The non-military students and less advanced cadets were allowed to eat until midnight Friday, but for the super-advanced cadets, survival training began six hours earlier when their bus was ambushed and they were captured by a band of Central American guerrillas played by fourth-year military science students from Cal Poly. The blindfolded and handcuffed captives were marched more than two miles to a mock POW camp.
While in prison camp, the cadets were pushed to the edge of exhaustion by their captors. They were yelled at, doused with helmets of water, put through a series of calisthenics and interrogated. Finally, about 1 a.m., they escaped.
Instincts and Training
Then, the fun began. For the next day and half, still thinly clad and with little food, the cadets roamed the 20-square-mile training area in the northeast sector of the Marine base. For survival they had to depend on their instincts and training.
Their mission was to make it back to "friendly lines" 10 miles away across ridges and ravines to the spot where the other students were camped. And they had to make it without being recaptured by the Black Berets, a specialized ROTC force, carrying M-16 and M-60 rifles loaded with blanks.
They were hunted. They were hungry. They were exhausted. But they finally reached their goal about 2 p.m. Sunday.
"They just tired us out. They wanted us to know what it was like to be a prisoner of war. They wanted to break us down," said Santana.
Little Sleep, Few Calories
Most of the super-advanced cadets survived the weekend on a few hours of sleep and fewer than 300 calories each. Most of the food was given to them by the three ROTC upperclassmen--cadet officers--who carried raw potatoes, a portion of rice and some mealworms. Some of the cadets refused to eat the worms, but others accepted them as a survival challenge. The three cadet officers, who helped in the escape, carried radios as a safety precaution and traveled with the cadets to observe their performance.
For the cadets, it was not only a lesson in survival, it was also a lesson in leadership and teamwork.
"There was a great unity. Everybody was pushing for each other. Everybody was in a frame of mind that we were gonna do it," said Sugiki, an escapee who was forced to leave the survival training after suffering an asthma attack the first night.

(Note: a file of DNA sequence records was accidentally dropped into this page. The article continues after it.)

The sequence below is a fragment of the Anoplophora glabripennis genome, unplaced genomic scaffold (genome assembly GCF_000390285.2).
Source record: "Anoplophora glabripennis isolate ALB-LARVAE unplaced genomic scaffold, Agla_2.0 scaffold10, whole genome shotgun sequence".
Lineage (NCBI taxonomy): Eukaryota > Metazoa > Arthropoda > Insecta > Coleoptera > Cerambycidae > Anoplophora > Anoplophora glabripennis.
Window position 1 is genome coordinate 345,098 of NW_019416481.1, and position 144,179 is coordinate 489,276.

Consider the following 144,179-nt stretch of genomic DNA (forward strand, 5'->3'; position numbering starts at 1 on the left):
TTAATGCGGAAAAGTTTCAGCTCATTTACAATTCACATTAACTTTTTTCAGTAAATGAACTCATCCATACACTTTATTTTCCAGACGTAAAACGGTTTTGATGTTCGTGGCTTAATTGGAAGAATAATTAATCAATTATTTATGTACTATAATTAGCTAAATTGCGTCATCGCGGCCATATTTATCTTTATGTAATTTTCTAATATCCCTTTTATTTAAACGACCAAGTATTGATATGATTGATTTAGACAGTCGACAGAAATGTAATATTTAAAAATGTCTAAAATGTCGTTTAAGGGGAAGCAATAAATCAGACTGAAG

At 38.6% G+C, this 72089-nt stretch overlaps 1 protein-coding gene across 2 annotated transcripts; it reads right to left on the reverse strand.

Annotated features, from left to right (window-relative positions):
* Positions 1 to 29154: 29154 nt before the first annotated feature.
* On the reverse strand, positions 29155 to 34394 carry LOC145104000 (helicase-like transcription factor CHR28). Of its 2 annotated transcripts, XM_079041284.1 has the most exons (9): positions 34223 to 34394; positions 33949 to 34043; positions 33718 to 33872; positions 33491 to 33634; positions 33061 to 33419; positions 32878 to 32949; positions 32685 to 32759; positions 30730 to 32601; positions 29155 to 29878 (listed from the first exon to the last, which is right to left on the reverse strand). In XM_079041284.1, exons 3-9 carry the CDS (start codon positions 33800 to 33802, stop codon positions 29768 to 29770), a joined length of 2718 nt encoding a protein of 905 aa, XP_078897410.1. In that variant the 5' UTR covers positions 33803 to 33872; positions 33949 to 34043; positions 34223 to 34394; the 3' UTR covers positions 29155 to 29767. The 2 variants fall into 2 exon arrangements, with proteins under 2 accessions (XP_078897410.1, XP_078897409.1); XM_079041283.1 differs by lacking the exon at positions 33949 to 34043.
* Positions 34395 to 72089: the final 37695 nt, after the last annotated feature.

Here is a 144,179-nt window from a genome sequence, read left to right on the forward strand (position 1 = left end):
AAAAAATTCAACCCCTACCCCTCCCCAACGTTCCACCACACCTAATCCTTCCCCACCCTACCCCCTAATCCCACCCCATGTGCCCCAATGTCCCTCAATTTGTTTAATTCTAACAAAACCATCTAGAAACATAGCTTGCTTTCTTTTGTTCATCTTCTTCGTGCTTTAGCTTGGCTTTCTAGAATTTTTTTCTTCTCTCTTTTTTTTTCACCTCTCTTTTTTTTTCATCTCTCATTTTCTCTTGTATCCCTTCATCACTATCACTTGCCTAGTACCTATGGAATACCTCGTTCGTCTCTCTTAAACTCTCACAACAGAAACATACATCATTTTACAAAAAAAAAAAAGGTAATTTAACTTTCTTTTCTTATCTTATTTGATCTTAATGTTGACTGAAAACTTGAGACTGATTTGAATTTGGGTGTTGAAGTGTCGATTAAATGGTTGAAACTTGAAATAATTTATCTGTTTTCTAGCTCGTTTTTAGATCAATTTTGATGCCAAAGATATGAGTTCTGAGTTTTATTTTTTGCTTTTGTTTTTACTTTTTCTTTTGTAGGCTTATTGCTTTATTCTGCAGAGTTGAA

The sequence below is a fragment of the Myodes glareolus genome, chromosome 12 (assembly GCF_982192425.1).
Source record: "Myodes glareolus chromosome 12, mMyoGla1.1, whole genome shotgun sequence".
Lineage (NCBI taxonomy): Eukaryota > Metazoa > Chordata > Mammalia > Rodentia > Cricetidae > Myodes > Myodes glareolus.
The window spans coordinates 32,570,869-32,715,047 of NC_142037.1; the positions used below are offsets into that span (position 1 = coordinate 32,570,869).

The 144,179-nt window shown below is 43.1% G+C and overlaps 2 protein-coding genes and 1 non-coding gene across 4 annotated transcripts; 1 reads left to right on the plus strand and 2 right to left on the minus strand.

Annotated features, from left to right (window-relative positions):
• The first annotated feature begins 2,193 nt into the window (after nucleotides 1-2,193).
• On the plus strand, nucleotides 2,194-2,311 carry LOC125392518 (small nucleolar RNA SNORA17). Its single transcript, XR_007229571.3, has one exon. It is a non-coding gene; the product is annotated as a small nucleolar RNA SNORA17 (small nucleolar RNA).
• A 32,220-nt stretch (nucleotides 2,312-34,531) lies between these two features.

Said prisoner-of-war Santana, a mechanical engineering major and first-year ROTC student: "We were really working as a team. There was a lot of caring and emotion. Either you make it as a team, or you don't make it at all. That's what's so good about a team, everybody helps each other out."
'Cravings for a Coke'
But Jennifer Fryer, 20, a foods and nutrition major, had to survive more than the hunger pangs, lack of sleep and "cravings for a Coke." She was the only woman cadet in the super-advanced group.
"It was a challenge being a female with the men," she said. "It's as if I had to gain their respect. Because I was a woman, they didn't want to give me the credit that I could do it. I felt tension."
But after a few hours and miles, she said, the tension subsided.
"Once the guys saw me do the things they were doing, they treated me like one of them," Fryer said. "The guys treated me like one of the guys."
A Proven Survivor
Vu Tran, 19, just wanted to be treated like any other survivor in the advanced group. Instead, he became a soldier.
Mistakenly taken prisoner with the super-advanced cadets, Tran and another student spent their survival training playing soldier.
"It was great," said Tran, an electrical engineering major. "I thought we were on the wrong bus. I was confused. But we kept quiet to see what would happen."
Surviving was nothing new for Tran. A Vietnamese refugee, Tran and his father escaped from Vietnam in 1979, on their third attempt.
They escaped aboard his father's fishing boat crowded with about 40 other refugees. They survived the ravages of the open sea and an attack by modern-day pirates, who took everything of worth. After drifting for two weeks, they were rescued off the Indonesian coast. Their food and water had run out two days earlier.
So unlike the other cadets, Tran, who only last month was reunited with his mother, brother and sister for the first time since his flight from Southeast Asia, knew what it was like to go without. But even he found it to be a demanding experience.
"I didn't think I would make it through it all," said Tran, who sprained his ankle during the mock escape and flight to friendly lines. "I didn't think I would make it over the last mountain." But he did.